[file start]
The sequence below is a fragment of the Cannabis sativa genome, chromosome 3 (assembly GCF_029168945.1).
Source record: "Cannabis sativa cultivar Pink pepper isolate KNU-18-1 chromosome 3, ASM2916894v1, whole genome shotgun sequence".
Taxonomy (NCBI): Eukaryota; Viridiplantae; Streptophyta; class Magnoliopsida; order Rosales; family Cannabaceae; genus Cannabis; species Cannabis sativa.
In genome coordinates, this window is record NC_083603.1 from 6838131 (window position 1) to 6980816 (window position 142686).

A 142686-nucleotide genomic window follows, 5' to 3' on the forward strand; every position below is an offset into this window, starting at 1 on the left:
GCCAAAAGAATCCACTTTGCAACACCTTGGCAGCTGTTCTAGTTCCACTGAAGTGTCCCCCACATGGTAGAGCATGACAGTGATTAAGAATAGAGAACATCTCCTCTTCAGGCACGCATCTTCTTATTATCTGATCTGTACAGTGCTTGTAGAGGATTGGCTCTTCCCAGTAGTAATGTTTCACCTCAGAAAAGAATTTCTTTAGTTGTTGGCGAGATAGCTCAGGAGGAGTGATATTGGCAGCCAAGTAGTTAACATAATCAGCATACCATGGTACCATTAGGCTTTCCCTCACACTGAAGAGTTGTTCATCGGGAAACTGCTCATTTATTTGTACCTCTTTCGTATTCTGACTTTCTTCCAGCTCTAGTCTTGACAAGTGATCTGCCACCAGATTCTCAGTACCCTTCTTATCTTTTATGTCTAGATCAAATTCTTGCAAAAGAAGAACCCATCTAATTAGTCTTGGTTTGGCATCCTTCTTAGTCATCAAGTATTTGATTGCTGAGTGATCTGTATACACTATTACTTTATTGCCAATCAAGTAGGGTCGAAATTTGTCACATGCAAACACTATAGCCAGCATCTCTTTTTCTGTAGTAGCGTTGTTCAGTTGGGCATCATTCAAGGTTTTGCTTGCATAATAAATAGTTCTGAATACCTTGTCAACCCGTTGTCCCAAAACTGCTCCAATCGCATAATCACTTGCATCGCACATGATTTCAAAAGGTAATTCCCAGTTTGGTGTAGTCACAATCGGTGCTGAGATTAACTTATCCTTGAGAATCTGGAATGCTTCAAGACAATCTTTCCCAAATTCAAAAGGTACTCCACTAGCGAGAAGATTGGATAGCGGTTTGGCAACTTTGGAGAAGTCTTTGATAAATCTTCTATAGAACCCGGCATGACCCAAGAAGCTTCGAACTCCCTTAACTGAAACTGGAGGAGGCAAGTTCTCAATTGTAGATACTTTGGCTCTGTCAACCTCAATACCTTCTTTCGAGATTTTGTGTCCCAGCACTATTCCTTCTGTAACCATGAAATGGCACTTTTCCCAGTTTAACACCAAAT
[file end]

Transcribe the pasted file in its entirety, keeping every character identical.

The sequence below is a fragment of the Cannabis sativa genome, chromosome 3 (assembly GCF_029168945.1).
Source record: "Cannabis sativa cultivar Pink pepper isolate KNU-18-1 chromosome 3, ASM2916894v1, whole genome shotgun sequence".
Taxonomy (NCBI): Eukaryota; Viridiplantae; Streptophyta; class Magnoliopsida; order Rosales; family Cannabaceae; genus Cannabis; species Cannabis sativa.
In genome coordinates, this window is record NC_083603.1 from 6838131 (window position 1) to 6980816 (window position 142686).

A 142686-nucleotide genomic window follows, 5' to 3' on the forward strand; every position below is an offset into this window, starting at 1 on the left:
GCCAAAAGAATCCACTTTGCAACACCTTGGCAGCTGTTCTAGTTCCACTGAAGTGTCCCCCACATGGTAGAGCATGACAGTGATTAAGAATAGAGAACATCTCCTCTTCAGGCACGCATCTTCTTATTATCTGATCTGTACAGTGCTTGTAGAGGATTGGCTCTTCCCAGTAGTAATGTTTCACCTCAGAAAAGAATTTCTTTAGTTGTTGGCGAGATAGCTCAGGAGGAGTGATATTGGCAGCCAAGTAGTTAACATAATCAGCATACCATGGTACCATTAGGCTTTCCCTCACACTGAAGAGTTGTTCATCGGGAAACTGCTCATTTATTTGTACCTCTTTCGTATTCTGACTTTCTTCCAGCTCTAGTCTTGACAAGTGATCTGCCACCAGATTCTCAGTACCCTTCTTATCTTTTATGTCTAGATCAAATTCTTGCAAAAGAAGAACCCATCTAATTAGTCTTGGTTTGGCATCCTTCTTAGTCATCAAGTATTTGATTGCTGAGTGATCTGTATACACTATTACTTTATTGCCAATCAAGTAGGGTCGAAATTTGTCACATGCAAACACTATAGCCAGCATCTCTTTTTCTGTAGTAGCGTTGTTCAGTTGGGCATCATTCAAGGTTTTGCTTGCATAATAAATAGTTCTGAATACCTTGTCAACCCGTTGTCCCAAAACTGCTCCAATCGCATAATCACTTGCATCGCACATGATTTCAAAAGGTAATTCCCAGTTTGGTGTAGTCACAATCGGTGCTGAGATTAACTTATCCTTGAGAATCTGGAATGCTTCAAGACAATCTTTCCCAAATTCAAAAGGTACTCCACTAGCGAGAAGATTGGATAGCGGTTTGGCAACTTTGGAGAAGTCTTTGATAAATCTTCTATAGAACCCGGCATGACCCAAGAAGCTTCGAACTCCCTTAACTGAAACTGGAGGAGGCAAGTTCTCAATTGTAGATACTTTGGCTCTGTCAACCTCAATACCTTCTTTCGAGATTTTGTGTCCCAGCACTATTCCTTCTGTAACCATGAAATGGCACTTTTCCCAGTTTAACACCAAAT